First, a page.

Wednesday, July 23, 2008

And The Hits Just Keep On Coming! - Wandering The Web


August 23, 2007, I wrote an article on footnoteMaven about a photograph I had purchased titled, Finding That Two Hundredth Edwardian Woman In A White Dress. It was about a group of women and one man called the "Birthday Club," Lamoure, North Dakota, September 2, 1911.

Each person in the photograph was researched and a small window about their life was written using only the census. A photographic key was created and included here on Shades in the Labeling and Labeling Systems article. I lovingly call this photographic research method the "Birthday Club Method."

While wandering the web, Kathleen Bertrand bumped into her own close encounter, a family connection to this article. A portion of the article and Kathleen's remarks are below:

Kathleen Bertrand:

You just never know what may pop up when you google a name like KONOSKE. Robert and John Konoske were both uncles of my Grandmother Frances Pearl KONOSKE Wander. She was the daughter of Herman KONOSKE, a brother to the two men. I am inspired! . . . . ."




The Birthday Club - Lamoure, N.D. - 1911

The Key

Mrs. Robert Konoske is Mary Konoske. The 1910 census lists her age as 45 years old, however, the 1900 census lists her birth date as December 1863. This would make Mary 47 years old at the time of the census, not 45, and 4 months short of 49 in the photograph.

This is the second marriage for Mary and the first for Robert. They have been married nine years. Mary has had seven children and seven are living. Her children are listed as Mary 20, Lizzie 19, Jacob 17, Martha 14, Edna 12, Robert 8, Florence 5. All the children are listed as Konoske, but it would appear that only Robert and Florence are Robert’s biological children using the fact that Robert and Mary have only been married nine years. Robert's occupation is a retired farmer.

The 1920 census finds that Robert and Mary have taken in Robert’s widowed brother John Konoske. Mary, Lizzie, and Martha are no longer living at home. We now know Mary's previous married name, as Jacob and Edna are listed as Robert’s step-children and their surname is Schneider. Robert is now a wagon maker, the occupation of his brother John in the 1910 census. John has retired and it appears Robert has taken over the Konoske wagon making business.

We find a Mary Schneider in the 1900 census. She is a widow with a farm and five children. They are Mary, Lizzie, Jacob, Martha and Edna. These are the same names listed for the children of Mary Konoske, so it is fairly safe to assume this is the same Mary.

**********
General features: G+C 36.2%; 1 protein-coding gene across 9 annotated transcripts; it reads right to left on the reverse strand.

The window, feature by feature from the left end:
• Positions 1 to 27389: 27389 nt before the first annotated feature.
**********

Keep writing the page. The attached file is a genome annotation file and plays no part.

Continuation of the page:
There is no Robert Konoske living in Lamoure in 1900, but there is a John who is married with several children. It is an assumption that as John Konoske and Mary Schneider were both living in Lamoure that they knew each other and that John introduced Mary to his unmarried brother Robert.

By 1930 Mary is a widow living alone in Lamoure.

Thank You Kathleen
It's All About The Connections!

I'm Inspired!


Source:

Photographs:


The Birthday Club. Photograph (Card Mount). September 2, 1911. Privately held by the footnoteMaven, [ADDRESS FOR PRIVATE USE,] Preston, Washington. 2007.

The Birthday Club - Key. Digital. 2007. Privately held by the footnoteMaven, [ADDRESS FOR PRIVATE USE,] Preston, Washington. 2007.

The Birthday Club (Inset Mrs. Robert Konoske). Digital. 2007. Privately held by the footnoteMaven, [ADDRESS FOR PRIVATE USE,] Preston, Washington. 2007.

5 Comments:

Blogger Laura said...

Another wonderful connection made! You inspired me with the "Birthday Club" post too - an incredible research job.

July 23, 2008 at 12:43 PM  
Blogger footnoteMaven said...

Laura:

The connections are what keeps me going. It's what makes it all worth the work.

Isn't the internet a wonderful place?

fM

July 23, 2008 at 1:26 PM  
Blogger Nikki-ann said...

It truely is amazing what you can find on the net! Connections are great :)

July 23, 2008 at 1:58 PM  
Anonymous Anonymous said...

Have info on many of the ladies, and the chief in this photo (Birthday Club). I believe it was the Civic Improvement League (ladies only)
formed in 1910 in LaMoure. John Freyberger was appointed chief of police in 1910 and was known as "Friend of Children" promoter of city parks in LaMoure.

March 14, 2010 at 9:44 AM  
Blogger footnoteMaven said...

Anonymous:

Thank you for writing. I would love to have more information on one of my favorite photographs. Please contact me at footnoteMaven@comcast.net.

-fM

April 6, 2010 at 9:49 AM  

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